The big topic right now is breastfeeding. There’s all kinds of blogs, articles, and posts on social media about how breastfeeding is best for your child, and shaming moms for everything from public breastfeeding to not breastfeeding at all. As a mother who knows how hard in some cases to breastfeed I’m more than mad, I’m outraged, and I couldn’t let it go.
There are so many reasons why mom’s can’t or don’t breastfeed. We all know how great breastmilk is. No one questions the health benefits for both mother and child. No one doubts the amount of bonding that happens with feeding your child (whether at the breast or the bottle). We all are aware of the options and reasons for both, and the mother’s that choose not to feed from the breast need to be cut a break. Why are we shaming each other?!?!
As a mom who had struggles with breastfeeding due to no fault of mine or my child’s I want to slap some people!
From the moment I was told I was pregnant to the moment I took my son home almost every medical professional I came into contact with either asked about breastfeeding or expressed an opinion. It was very pushy and overwhelming for a new mom who had lots of other worries to deal with. I wish I could tell you that it seemed more like encouragement than bullying but sadly that’s not the truth. There’s a reason my BP went up every time I went to see my lactation specislist. I used to call her the breastfeeding drill sergeant.
(**she really was a lovely woman, just very to the point and direct, and at the time she scared me. I’ve thought of her a lot since and if I could I’d thank her for helping me realize I had postpartum I would. Moving on…)
Here’s the thing- you never know what people are going through!! Being a mom is hard for so many reasons! I watched an interview with a journalist who was shamed on social media for bottle feeding her son. She had breast cancer and a double mastectomy people!!! You can’t use what you no longer have! She shouldn’t have to explain that to strangers. It’s her choice every bit as much as having children in the first place is. Why are we being so mean to each other about it?! Where’s the respect of each other’s choices and decisions? Where’s the acceptance of a fellow member of the “mom’s club”? If you have kids, even if not natural born to you, you know there are lots of things that are so much more important that what your child ate from the ages of 0-24ish months (and of course I’m not judging those moms breastfeeding into their child’s 6th or 7th birthday! It’s a personal choice….). Why can’t we just support each other no matter what through one of the hardest things in life- being a mom?
All the things no one could tell you before you go through it yourself come to mind. No one told me how to “point the pee pee down” till Avery was almost 3 months old and I’d been changing his clothes about 4 times minimum a day since he was born. It’s not in any of the books either folks!! No one tells you that breastfeeding is not just about you, it’s also about how well your child nurses. There are so many things out of your control: lazy nursers, flat nipples, tongue ties, lack of production. We are all “in the trenches” from the moment we become parents. Where’s the hugs and love from fellow mothers?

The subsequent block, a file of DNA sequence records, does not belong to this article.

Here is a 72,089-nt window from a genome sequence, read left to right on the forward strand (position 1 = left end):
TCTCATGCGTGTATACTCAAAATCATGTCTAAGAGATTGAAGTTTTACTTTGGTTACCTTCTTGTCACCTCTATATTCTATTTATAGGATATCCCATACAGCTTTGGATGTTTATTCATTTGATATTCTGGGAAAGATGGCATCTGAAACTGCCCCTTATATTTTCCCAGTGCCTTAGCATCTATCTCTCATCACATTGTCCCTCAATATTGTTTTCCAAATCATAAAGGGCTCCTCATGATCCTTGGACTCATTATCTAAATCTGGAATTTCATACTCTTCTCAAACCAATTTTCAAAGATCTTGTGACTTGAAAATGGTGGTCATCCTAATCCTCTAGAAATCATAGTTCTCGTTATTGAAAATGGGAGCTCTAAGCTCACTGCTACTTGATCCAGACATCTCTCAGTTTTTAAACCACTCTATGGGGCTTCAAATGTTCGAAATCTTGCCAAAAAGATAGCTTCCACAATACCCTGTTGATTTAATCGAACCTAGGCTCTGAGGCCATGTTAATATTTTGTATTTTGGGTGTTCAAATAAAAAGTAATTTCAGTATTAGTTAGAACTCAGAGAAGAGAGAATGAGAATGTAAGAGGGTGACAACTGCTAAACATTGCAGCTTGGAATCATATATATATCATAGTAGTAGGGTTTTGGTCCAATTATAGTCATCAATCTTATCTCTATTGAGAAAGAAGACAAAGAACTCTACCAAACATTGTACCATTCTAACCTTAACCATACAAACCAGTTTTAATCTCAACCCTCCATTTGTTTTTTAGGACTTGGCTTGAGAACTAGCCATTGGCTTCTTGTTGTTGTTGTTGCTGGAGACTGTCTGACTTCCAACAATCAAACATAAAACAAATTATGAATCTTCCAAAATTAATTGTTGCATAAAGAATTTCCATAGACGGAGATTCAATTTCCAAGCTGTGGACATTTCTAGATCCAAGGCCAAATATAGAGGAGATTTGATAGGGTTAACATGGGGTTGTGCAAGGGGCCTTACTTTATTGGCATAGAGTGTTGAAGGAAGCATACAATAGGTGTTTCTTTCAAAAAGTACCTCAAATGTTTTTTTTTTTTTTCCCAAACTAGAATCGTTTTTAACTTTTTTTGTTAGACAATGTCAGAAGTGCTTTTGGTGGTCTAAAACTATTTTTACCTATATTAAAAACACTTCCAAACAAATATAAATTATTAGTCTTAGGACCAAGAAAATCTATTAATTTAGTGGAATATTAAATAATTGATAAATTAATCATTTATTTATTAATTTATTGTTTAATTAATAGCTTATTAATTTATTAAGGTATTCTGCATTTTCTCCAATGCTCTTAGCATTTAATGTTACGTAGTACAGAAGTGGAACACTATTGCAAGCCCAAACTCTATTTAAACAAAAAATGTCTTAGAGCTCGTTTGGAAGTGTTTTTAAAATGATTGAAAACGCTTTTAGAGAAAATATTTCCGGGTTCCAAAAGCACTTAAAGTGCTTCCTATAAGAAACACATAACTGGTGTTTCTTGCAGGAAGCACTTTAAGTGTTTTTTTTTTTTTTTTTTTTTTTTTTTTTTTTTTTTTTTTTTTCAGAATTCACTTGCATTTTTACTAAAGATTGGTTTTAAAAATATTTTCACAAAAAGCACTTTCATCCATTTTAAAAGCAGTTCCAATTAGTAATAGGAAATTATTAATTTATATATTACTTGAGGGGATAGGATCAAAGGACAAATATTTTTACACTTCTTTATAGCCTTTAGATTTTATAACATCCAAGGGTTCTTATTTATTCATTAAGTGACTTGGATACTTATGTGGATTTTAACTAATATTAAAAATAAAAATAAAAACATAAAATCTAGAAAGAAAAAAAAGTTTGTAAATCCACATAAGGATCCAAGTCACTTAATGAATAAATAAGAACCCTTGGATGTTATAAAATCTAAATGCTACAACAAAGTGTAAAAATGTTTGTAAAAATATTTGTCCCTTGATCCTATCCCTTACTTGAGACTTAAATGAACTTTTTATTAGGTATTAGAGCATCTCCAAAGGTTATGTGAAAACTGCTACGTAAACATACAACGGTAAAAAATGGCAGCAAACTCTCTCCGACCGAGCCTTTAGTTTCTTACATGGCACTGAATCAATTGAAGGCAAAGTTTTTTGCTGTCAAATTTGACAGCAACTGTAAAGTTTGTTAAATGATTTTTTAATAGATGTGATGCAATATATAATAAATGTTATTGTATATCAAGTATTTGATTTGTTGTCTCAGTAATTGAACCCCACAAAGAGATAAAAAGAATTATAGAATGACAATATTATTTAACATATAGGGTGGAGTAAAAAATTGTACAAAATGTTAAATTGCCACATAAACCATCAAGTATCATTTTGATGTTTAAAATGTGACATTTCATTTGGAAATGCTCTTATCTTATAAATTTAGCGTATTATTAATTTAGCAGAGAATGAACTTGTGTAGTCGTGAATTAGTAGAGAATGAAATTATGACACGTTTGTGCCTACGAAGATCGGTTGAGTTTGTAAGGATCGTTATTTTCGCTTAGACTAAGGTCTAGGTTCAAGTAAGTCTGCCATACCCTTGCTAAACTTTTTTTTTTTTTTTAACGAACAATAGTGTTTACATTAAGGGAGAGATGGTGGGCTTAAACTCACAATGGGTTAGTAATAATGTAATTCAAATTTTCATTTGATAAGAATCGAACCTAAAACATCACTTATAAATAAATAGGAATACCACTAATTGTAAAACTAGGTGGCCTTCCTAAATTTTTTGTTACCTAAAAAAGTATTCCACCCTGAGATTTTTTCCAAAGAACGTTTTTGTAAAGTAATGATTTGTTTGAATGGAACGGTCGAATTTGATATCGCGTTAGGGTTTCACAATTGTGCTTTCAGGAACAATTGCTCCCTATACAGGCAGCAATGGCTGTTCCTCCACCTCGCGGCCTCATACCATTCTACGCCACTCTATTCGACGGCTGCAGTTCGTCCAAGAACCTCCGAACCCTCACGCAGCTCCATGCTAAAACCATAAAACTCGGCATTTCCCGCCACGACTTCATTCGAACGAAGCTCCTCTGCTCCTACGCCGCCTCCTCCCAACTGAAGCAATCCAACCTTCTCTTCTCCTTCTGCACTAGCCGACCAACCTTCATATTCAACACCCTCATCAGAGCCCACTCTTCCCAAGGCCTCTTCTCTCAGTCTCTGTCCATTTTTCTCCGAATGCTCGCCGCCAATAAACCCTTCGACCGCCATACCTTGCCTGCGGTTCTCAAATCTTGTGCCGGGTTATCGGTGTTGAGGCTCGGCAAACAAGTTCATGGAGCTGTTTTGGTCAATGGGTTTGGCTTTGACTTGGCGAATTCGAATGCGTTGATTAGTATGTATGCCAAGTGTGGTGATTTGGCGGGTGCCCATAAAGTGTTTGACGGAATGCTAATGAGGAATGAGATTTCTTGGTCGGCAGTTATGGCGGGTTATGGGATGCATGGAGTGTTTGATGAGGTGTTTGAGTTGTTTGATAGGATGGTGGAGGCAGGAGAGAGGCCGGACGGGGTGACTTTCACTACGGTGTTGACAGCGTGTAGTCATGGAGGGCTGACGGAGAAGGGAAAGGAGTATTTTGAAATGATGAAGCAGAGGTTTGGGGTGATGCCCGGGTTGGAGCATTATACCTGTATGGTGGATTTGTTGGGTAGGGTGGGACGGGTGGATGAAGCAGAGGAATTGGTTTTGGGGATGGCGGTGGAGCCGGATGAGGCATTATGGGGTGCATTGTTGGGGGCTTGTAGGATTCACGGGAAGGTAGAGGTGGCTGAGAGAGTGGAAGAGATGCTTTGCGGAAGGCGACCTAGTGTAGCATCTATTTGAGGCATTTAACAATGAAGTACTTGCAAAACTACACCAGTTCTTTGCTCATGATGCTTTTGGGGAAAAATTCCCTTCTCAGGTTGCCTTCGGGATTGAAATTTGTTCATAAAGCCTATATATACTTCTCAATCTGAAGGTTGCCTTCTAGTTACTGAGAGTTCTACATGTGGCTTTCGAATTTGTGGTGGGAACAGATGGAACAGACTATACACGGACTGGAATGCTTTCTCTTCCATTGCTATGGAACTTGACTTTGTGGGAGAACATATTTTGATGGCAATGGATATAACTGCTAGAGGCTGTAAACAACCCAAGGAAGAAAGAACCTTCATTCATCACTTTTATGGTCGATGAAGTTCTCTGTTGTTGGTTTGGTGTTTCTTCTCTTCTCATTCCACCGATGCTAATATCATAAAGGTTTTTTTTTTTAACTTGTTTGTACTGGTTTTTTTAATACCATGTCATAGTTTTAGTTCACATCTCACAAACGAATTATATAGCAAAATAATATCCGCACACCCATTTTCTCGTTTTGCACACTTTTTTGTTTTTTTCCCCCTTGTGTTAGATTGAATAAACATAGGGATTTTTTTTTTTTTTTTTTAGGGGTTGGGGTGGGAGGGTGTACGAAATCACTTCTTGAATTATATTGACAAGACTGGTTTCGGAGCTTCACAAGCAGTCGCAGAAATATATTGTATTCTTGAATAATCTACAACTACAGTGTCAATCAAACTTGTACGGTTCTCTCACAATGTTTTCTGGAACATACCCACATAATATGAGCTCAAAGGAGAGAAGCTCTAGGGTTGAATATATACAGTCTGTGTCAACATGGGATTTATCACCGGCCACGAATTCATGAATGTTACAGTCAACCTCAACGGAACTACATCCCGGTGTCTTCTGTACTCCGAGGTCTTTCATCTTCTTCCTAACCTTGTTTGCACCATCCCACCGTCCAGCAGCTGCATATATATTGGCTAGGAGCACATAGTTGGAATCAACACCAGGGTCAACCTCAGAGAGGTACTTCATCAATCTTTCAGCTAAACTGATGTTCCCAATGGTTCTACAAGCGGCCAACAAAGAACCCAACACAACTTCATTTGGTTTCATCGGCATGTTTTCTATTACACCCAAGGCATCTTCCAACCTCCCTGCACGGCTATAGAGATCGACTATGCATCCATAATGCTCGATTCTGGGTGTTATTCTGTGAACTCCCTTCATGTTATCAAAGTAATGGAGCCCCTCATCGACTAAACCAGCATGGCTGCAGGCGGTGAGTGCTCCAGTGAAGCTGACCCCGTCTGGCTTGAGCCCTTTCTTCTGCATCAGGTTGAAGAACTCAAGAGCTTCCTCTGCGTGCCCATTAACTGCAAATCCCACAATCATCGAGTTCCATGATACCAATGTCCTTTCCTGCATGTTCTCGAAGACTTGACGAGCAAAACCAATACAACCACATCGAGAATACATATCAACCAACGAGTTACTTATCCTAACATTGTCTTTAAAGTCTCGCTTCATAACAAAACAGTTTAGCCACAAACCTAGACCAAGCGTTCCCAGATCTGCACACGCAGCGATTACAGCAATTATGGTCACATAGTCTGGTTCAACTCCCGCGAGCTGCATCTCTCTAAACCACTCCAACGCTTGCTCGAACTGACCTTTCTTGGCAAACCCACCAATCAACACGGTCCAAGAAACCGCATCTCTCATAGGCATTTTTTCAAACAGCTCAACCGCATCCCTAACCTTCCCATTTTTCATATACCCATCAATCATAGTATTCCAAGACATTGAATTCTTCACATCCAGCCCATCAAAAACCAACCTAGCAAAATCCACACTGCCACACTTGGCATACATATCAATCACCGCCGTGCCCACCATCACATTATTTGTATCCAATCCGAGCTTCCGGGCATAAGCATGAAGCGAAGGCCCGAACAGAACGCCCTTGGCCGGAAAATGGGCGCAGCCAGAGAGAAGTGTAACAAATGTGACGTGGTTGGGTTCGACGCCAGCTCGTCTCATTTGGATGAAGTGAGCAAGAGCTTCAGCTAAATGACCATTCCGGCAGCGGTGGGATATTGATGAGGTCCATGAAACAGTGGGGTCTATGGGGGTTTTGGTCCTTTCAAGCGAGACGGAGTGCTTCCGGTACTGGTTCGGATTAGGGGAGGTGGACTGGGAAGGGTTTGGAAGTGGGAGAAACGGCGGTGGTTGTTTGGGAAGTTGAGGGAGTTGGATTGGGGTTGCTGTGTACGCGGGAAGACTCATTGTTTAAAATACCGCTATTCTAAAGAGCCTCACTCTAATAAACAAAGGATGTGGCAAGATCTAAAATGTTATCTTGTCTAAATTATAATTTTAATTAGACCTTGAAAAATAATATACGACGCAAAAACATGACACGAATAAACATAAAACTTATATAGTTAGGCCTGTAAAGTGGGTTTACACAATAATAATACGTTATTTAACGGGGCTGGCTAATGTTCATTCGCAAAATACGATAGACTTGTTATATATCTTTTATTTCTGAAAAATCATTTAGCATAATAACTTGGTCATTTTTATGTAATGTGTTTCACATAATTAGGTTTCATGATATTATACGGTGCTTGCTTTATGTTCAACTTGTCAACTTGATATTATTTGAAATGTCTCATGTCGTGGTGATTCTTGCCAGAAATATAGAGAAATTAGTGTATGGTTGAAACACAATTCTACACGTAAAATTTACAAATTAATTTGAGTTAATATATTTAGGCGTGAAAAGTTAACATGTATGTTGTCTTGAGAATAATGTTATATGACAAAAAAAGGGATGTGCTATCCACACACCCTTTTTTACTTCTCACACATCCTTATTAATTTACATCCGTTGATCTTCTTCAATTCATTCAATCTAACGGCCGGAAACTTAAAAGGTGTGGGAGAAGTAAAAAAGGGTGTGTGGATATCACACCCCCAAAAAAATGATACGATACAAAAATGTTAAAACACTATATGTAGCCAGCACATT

Personally, I had always planned to breasfeed as long as possible. My breasts started leaking at 19 weeks pregnant, I took the breastfeeding class, I took all of the help offered possible, had all the supplies and the support of family and friends. I was really in a good frame of mind and attitude to be a long term milk factory for my son. Despite my best efforts he only got about 5 months worth of breastmilk and past month 4 he was getting supplemented formula to make sure he was eating enough. Our struggles were:
-he was born with a tongue tie
-I had to use a “shield” because of my flat nipples
-doctor’s made me stop breastfeeding him at 4 days old, right after my milk came in, and then changed their mind’s after we were discharged from the hospital for the 2nd time
-my son was diagnosed with a protein processing disorder (lots of tests for the whole family and possibly an altered diet for him for life).
I went to a lactation specialist and did everything from fenugreek to almost having Canadian relatives send me otc drugs not approved by our fdc yet. I really tried and cried for a few weeks after I realized I had to give in and switch my son to formula. My stress level and our early struggles meant my supply tappered off drastically and I could no longer produce enough to feed my baby solely from the breast. I was fortunate that not a single person in my small circle of trust told me I had failed my baby because I switched him over to bottle-fed formula. My husband, best friends and baby sitter were all very supportive. Even my mother who is known for harsh criticism and judgement was surprisingly kind to me about the change.
Because of who I am and how closed off I can sometimes be I was fairly shielded from outside criticism, but that doesn’t mean it wouldn’t have happened if I’d told more than those closest to me about our lives and struggles. It’s incomprehensible to me why people are so judgemental of each other, but isn’t now a good time to be more accepting? There are so many things in life that are hard, and so many tough battles we as people face, can’t we find the kindness in ourselves for others? Can’t we just look at that mom in a restaurant or on a bench at the playground bottle feeding instead of breastfeeding and just tell her she’s doing a great job? Can’t we find some compassion and love in our hearts to replace the judgement and criticism?!